California Writers Club, Sacramento Branch
2016 Short, Short Story Writing Contest
Second Place Winner
by Jenifer Rowe
Irv lowers his shotgun when he sees a young girl, and not a stray dog, peering at him from behind his overturned trash can.
“Who are you? What are you doing prowling around my back yard?”
“Lookin’ for food.”
“Well then, go home and eat.”
“Old man, what planet you live on?”
“Get in here and wait while I call the authorities. Damn it. I hate people meddling in my affairs, coming into my home, expecting me to make statements or whatever. But I guess I ought to turn you in.”
“No you don’t got to, far as I’m concerned.” But she goes through the back door, since Irv is still holding the gun. On her way to the front room, she looks around and lets out a low whistle. “You got enough boxes in here to build you another house. Don’t you ever open none of your mail? This place smells like a dumpster. Lookit all them take-out bags.”
“How old are you, girl? And what is your name, so that I may properly address you?”
“I’m Taneesha, and I’m fourteen. But I seen plenty, so don’t go treating me like some kid.”
“All right, Taneesha. My name is Irving Gladstone, and I am a retired professor of history.”
“Well, whoopee for you. I bet you ain’t never scratched for a meal, huh, Irving? Looks like you hidin’ away in here and you don’t know shit about the outside world no more.” She glares at him as they both sit down.
“What was your last permanent address, Taneesha?” He takes a phonebook from the side table.
“I rather be dead than go back to that foster home. I get by okay turning tricks downtown. It feeds me better, and I don’t get beat up so often.” She looks around. “How many bedrooms you got here?”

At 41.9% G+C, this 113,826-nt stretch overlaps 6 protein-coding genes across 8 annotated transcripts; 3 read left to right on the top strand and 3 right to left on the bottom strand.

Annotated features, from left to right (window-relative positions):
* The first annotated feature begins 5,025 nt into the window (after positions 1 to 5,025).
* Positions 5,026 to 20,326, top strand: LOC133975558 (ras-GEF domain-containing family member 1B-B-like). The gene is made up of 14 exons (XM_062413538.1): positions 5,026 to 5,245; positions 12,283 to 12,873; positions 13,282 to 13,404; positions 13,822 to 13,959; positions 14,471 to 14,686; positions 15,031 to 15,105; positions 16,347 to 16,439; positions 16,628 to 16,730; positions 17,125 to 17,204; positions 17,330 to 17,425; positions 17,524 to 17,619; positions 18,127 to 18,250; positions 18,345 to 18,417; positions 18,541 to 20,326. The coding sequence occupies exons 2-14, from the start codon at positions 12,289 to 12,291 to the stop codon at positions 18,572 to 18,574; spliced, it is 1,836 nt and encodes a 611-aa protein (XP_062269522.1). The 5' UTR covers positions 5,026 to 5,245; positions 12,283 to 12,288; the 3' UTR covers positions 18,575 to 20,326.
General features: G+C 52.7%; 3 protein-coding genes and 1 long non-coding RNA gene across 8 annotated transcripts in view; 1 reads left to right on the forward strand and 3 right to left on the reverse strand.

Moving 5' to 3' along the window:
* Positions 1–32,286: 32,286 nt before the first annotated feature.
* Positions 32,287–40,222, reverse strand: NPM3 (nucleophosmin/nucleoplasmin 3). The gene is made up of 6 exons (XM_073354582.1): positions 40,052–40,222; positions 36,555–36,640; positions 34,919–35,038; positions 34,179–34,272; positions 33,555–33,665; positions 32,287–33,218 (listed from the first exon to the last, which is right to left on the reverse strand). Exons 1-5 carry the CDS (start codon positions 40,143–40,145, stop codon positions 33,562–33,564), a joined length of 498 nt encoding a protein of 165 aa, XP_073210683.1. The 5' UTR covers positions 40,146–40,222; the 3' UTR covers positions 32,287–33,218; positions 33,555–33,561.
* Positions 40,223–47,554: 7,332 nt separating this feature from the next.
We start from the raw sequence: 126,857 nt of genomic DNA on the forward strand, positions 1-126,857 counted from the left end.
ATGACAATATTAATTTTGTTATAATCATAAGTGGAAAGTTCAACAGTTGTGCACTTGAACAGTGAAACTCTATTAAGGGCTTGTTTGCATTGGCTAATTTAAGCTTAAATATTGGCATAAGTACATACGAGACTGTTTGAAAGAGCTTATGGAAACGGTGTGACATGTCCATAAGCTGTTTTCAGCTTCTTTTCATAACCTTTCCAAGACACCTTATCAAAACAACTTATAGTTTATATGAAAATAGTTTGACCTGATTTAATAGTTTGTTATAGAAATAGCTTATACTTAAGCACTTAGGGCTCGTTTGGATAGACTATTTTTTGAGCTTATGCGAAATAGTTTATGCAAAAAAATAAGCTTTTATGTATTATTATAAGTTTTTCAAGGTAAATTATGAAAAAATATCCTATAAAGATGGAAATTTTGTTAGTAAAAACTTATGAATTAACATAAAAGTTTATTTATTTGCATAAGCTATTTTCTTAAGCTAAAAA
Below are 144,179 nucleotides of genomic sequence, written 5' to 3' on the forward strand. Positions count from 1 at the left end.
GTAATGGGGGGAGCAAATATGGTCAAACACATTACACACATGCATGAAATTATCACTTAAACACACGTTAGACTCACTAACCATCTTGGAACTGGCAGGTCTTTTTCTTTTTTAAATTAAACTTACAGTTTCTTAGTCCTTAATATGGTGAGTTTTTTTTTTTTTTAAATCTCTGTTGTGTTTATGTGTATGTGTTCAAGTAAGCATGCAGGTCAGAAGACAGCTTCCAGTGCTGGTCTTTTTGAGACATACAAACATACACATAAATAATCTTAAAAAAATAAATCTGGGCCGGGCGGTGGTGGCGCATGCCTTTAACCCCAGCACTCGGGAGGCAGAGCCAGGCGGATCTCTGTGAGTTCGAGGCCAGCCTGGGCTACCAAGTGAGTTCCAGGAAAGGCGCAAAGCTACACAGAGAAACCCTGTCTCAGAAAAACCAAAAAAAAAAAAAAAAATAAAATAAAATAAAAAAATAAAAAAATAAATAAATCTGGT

“Since you are interested, this house includes three bedrooms, one and a half bathrooms, a kitchen and a front room. It is modest, I grant you, but more than sufficient for my needs.”
Irv starts thumbing through the phonebook. Taneesha watches him closely before speaking.
“Cool. So one bedroom for you, one for me, and one for whatever ghosts you got runnin’ around in your head. Or maybe for your junk.”
“What are you talking about?”
“I’m sayin’ I should stay here. I can do for you. I know how it is with you. You scared to go out. I had me a uncle like that when I was little. He nearly burnt his place down when a spark caught on the stove. He was right there to put it out, but all them newspapers and pizza boxes ‘most got past him.”
“Are you suggesting that you would like to room here? And why should I consider that proposal?”
“So here’s the plan: I do you a deal, see? You let me sleep here. I go where you don’t wanna go, an’ I bring back whatever you need. It works for both of us. You down with that?”
“Why should I think that if I give you money, you’ll come back here with anything?”
“Cause I wanna sleep with a roof over my head and a toilet to pee in and nobody messin’ with me, that’s why. All you gotta do is try me one time. If I run off with the grocery money, you ain’t losin’ much, way I see it. But I’m thinkin’ I be stupid to run off, since we got a chance at a good deal. And I ain’t stupid. What you think, old man?”
“I think you make great presumptions, young lass.”
“Yeah, whatever. So what you think, anyway?”
Someone knocks at the door. Taneesha ducks into the kitchen. Irv slowly gets up and makes his way the few short steps toward the front hall, taking his shotgun along. The knocking grows louder.
Irv clears his throat and yells, “Hold your horses. Give me a chance to get there.”
A young man Irv doesn’t recognize stands at the door. “Hi. I live next door. I thought I heard a gunshot. Is everything okay here?”
“Everything is just fine. I thought a stray dog was into my trash, but I was mistaken.” Irv closes the door in the man’s face, but gently so, or at least that was his intent. He turns to see Taneesha with a grin on her face.
“I didn’t think you was stupid neither, old man.”